The below command will compile HelloWorld.java into corresponding .class file.

b2fJc HelloWorld.java

It will simply invoke the JDK compiler and compile your classes using the b2fJ libraries, instead of using the standard ones.

Notice that you can provide a class-path to your own classes and libraries by setting CLASSPATH variable properly; in case you are not familiar with this, please have a look at this nicely written article.

Also, any Java 1.8 compiler can be used for compilation, as long as you make sure lib\classes.jar is used instead of standard Java class libraries.

From .class to C (linking)

In order to make the JVM more compact, we will squeeze all .class files needed by our program into a C header that is then compiled directly together with the JVM. This will then result in a single C64 executable containing both the actual Java interpreter and your java code.

Starting from the class that contains the main() method, all methods invoked by the program are retrieved and corresponding java bytecode is stored as a byte[] inside a C header (java_code.h) which is then moved into folder src\platform\c64 where the JVM source code resides, for later compilation.

The commnad to perform this “linking” operation is as follows:

b2fJl HelloWorld

The “linker” is a Java application (lib\jtools.jar); its source code can be found under src\java\tools folder.

Again, you can provide a class-path to your own classes and libraries by setting CLASSPATH variable properly.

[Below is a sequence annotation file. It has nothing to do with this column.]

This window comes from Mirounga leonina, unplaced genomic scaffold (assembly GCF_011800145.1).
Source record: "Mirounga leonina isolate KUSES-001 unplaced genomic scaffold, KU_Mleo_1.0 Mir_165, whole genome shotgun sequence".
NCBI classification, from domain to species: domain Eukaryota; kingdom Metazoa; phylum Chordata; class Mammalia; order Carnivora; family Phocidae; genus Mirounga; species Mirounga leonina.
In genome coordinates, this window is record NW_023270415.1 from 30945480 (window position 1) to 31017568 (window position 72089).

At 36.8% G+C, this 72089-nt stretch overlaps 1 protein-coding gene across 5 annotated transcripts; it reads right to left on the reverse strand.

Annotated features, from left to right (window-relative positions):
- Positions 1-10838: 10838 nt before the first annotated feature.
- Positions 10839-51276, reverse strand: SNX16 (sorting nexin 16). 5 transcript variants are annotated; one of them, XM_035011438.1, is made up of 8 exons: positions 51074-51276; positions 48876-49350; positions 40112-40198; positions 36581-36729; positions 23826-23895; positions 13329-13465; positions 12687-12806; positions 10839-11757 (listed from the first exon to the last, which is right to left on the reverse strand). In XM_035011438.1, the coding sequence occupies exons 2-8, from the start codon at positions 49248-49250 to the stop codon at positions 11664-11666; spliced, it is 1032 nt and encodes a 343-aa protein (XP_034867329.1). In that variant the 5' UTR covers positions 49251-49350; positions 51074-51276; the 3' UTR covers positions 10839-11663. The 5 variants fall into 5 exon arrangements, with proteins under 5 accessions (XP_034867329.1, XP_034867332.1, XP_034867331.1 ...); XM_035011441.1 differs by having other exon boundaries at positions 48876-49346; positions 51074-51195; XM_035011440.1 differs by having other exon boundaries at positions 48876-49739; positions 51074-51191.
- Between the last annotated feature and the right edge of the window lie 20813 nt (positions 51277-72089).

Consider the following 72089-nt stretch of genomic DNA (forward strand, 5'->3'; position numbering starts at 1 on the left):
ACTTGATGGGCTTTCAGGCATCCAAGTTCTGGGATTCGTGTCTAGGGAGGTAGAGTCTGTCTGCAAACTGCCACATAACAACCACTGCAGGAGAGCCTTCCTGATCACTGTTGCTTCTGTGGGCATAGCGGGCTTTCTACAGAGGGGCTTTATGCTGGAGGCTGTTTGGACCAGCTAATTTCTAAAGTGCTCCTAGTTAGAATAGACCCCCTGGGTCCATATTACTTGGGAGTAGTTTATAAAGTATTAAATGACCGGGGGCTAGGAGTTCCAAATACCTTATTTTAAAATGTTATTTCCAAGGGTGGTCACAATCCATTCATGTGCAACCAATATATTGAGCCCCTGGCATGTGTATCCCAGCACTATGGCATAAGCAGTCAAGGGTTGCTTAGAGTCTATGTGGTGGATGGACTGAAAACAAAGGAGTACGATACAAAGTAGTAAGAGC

Building the JVM

Finally, we must re-build the b2fJ Virtual Machine that, as explained above, will embed your program which will be executed when the JVM is launched.

The below command is a batch file that uses cc65, a 6502 cross-assembler (re)distributed together with b2fJ, to compile the JVM for the C64.

buildJVM

Do not be scared by the many “Warnings” you will see printed; the build will only stop on errors.

If the process is successful, a file called b2fJ.prg should have been created; this is your JVM.

Running the program

At last! You can now run your Java program on your C64.

If you don’t have a C64 at hand (and if you do, please send me a video of your Java running on it) you can use the WinVICE emulator that is (re)distributed with b2fJ, under redistr\WinVICE-3.1-x86; you can launch x64.exe then under “File > Autostart Disk/Tape image” choose the b2fJ.prg file you created above.

Expanding b2fJ

Under src\java\classes you can find the source code for the class library distributed together with b2fJ; this is made up of several classes that replace the default Java library and some custom classes to support features of the target platform (e.g. C64 sprites).

Building the library

You can improve the library by adding your classes or extending the existing ones; afterwards, the classes need to be compiled and put in a file classes.jar under lib folder. The file build.xml that you can find in the src folder is an Ant script that serves this purpose.

Install Apache Ant and use it to run the build.

Adding native methods

In the process of extending the class library, it might be necessary to add native methods to your classes; this can be done as follows: